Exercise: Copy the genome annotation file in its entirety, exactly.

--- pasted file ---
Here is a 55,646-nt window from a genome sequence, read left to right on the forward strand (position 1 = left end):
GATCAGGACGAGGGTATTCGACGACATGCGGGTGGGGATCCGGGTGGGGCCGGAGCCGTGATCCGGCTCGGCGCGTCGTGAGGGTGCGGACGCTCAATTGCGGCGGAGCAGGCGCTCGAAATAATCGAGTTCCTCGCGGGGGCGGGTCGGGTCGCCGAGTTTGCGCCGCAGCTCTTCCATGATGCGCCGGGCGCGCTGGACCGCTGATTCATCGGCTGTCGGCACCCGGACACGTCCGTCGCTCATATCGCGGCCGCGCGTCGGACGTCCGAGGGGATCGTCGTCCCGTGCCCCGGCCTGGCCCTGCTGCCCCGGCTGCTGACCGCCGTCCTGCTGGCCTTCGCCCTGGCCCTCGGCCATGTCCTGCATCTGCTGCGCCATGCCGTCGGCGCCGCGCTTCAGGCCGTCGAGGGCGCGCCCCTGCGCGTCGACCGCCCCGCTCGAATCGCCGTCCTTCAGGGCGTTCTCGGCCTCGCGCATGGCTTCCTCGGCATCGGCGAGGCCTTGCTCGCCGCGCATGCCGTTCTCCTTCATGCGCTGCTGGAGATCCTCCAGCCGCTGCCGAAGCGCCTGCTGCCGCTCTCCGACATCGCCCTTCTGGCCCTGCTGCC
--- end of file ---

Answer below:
Here is a 55,646-nt window from a genome sequence, read left to right on the forward strand (position 1 = left end):
GATCAGGACGAGGGTATTCGACGACATGCGGGTGGGGATCCGGGTGGGGCCGGAGCCGTGATCCGGCTCGGCGCGTCGTGAGGGTGCGGACGCTCAATTGCGGCGGAGCAGGCGCTCGAAATAATCGAGTTCCTCGCGGGGGCGGGTCGGGTCGCCGAGTTTGCGCCGCAGCTCTTCCATGATGCGCCGGGCGCGCTGGACCGCTGATTCATCGGCTGTCGGCACCCGGACACGTCCGTCGCTCATATCGCGGCCGCGCGTCGGACGTCCGAGGGGATCGTCGTCCCGTGCCCCGGCCTGGCCCTGCTGCCCCGGCTGCTGACCGCCGTCCTGCTGGCCTTCGCCCTGGCCCTCGGCCATGTCCTGCATCTGCTGCGCCATGCCGTCGGCGCCGCGCTTCAGGCCGTCGAGGGCGCGCCCCTGCGCGTCGACCGCCCCGCTCGAATCGCCGTCCTTCAGGGCGTTCTCGGCCTCGCGCATGGCTTCCTCGGCATCGGCGAGGCCTTGCTCGCCGCGCATGCCGTTCTCCTTCATGCGCTGCTGGAGATCCTCCAGCCGCTGCCGAAGCGCCTGCTGCCGCTCTCCGACATCGCCCTTCTGGCCCTGCTGCC